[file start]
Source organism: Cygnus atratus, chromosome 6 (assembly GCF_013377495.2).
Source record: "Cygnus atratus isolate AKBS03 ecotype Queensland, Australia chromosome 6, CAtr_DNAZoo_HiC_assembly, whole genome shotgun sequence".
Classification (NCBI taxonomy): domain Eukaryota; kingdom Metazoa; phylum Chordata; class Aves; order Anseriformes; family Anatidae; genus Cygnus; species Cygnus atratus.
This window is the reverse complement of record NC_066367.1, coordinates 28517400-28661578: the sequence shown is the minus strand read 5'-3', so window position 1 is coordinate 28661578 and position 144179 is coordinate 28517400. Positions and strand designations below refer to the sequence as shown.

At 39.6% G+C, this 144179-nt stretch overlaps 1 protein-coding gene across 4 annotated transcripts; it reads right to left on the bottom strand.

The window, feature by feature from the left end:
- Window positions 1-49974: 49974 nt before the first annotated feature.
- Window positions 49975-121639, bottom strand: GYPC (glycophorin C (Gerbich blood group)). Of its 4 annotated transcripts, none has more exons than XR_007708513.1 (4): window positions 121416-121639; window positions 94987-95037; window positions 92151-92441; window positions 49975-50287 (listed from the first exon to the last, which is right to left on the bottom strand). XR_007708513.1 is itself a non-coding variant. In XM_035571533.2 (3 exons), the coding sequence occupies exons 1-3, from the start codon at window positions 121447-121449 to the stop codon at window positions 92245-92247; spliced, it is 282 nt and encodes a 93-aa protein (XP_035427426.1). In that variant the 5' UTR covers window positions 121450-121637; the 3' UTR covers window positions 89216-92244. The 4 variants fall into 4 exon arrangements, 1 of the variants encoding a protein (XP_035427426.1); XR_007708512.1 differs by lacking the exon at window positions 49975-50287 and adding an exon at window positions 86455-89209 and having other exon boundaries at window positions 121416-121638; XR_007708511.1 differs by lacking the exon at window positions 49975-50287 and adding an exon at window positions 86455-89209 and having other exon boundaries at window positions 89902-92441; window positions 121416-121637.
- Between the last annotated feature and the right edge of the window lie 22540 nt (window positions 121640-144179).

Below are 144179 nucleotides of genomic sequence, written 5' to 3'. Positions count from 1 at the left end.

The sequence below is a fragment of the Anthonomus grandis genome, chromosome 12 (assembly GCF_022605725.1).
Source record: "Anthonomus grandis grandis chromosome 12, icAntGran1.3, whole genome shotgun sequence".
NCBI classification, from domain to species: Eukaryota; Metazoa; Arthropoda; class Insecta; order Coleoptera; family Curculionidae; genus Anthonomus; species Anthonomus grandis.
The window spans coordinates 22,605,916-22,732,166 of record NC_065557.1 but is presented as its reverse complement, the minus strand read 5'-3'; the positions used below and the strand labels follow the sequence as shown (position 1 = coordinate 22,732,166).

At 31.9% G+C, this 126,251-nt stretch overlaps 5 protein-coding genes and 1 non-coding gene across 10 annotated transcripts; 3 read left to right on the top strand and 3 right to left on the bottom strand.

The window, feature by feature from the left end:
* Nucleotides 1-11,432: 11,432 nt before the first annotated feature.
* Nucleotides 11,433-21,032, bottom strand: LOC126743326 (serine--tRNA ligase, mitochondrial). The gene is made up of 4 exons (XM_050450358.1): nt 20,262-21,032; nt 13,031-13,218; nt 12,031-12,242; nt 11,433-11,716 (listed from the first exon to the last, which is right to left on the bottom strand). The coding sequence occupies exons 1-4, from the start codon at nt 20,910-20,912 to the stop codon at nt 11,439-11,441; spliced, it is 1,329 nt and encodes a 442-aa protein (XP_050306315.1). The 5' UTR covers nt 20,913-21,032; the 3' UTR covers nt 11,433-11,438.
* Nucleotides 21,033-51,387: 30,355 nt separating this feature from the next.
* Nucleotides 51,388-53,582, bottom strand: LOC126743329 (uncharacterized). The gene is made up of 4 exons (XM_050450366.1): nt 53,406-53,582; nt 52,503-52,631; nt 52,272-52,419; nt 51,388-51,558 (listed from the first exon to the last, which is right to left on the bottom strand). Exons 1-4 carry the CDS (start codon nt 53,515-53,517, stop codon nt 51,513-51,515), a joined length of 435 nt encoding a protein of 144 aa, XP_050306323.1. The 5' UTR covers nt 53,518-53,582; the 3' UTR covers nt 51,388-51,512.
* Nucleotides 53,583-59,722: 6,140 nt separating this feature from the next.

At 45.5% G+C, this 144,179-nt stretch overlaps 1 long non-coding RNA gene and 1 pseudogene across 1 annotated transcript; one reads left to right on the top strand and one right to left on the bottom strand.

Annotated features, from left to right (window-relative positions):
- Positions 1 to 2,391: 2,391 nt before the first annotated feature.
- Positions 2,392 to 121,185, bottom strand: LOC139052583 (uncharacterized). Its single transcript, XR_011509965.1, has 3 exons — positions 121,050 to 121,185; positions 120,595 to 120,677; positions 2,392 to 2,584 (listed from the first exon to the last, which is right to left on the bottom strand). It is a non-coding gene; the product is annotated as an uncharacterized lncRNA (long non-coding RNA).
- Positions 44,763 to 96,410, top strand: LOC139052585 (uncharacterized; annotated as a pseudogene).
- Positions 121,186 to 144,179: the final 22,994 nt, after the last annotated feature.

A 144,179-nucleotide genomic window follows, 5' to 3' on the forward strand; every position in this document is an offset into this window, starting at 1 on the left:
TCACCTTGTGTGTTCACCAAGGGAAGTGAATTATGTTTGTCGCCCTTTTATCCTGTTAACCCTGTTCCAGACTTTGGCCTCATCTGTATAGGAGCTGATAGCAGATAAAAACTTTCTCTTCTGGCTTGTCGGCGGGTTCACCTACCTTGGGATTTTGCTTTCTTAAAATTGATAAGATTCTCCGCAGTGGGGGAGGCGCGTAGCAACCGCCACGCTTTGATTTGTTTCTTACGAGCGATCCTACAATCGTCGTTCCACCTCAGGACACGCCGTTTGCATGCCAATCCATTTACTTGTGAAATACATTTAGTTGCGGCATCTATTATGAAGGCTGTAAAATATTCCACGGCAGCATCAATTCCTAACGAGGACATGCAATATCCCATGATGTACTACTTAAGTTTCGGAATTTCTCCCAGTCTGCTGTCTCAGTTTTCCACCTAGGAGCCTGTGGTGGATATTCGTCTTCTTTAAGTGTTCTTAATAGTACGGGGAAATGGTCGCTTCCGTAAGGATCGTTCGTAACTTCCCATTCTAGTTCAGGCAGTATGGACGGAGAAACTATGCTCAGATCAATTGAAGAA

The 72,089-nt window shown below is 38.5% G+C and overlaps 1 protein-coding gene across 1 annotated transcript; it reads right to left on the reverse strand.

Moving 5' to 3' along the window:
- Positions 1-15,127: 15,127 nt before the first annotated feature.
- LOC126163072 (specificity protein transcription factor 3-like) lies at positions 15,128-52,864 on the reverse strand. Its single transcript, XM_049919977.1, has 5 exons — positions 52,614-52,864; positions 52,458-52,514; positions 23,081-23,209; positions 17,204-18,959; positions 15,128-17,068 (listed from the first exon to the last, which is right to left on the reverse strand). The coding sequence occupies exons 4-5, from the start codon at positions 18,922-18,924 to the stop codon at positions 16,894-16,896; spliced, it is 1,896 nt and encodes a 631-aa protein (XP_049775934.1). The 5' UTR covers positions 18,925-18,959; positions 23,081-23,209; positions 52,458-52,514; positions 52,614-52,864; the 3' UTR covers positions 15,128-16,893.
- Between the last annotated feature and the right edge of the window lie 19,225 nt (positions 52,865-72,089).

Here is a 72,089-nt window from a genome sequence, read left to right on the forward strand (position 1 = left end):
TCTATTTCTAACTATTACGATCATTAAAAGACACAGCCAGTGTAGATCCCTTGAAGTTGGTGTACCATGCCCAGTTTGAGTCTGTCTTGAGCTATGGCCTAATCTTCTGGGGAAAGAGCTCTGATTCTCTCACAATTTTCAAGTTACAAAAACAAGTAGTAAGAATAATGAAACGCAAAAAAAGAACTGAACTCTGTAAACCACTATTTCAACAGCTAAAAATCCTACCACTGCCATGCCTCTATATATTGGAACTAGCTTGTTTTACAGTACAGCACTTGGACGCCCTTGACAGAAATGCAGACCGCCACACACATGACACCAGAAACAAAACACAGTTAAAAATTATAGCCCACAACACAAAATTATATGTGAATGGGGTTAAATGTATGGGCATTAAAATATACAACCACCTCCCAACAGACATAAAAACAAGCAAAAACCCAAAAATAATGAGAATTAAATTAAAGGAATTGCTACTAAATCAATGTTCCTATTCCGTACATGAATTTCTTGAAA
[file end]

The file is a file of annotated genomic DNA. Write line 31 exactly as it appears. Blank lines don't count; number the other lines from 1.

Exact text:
Moving 5' to 3' along the window: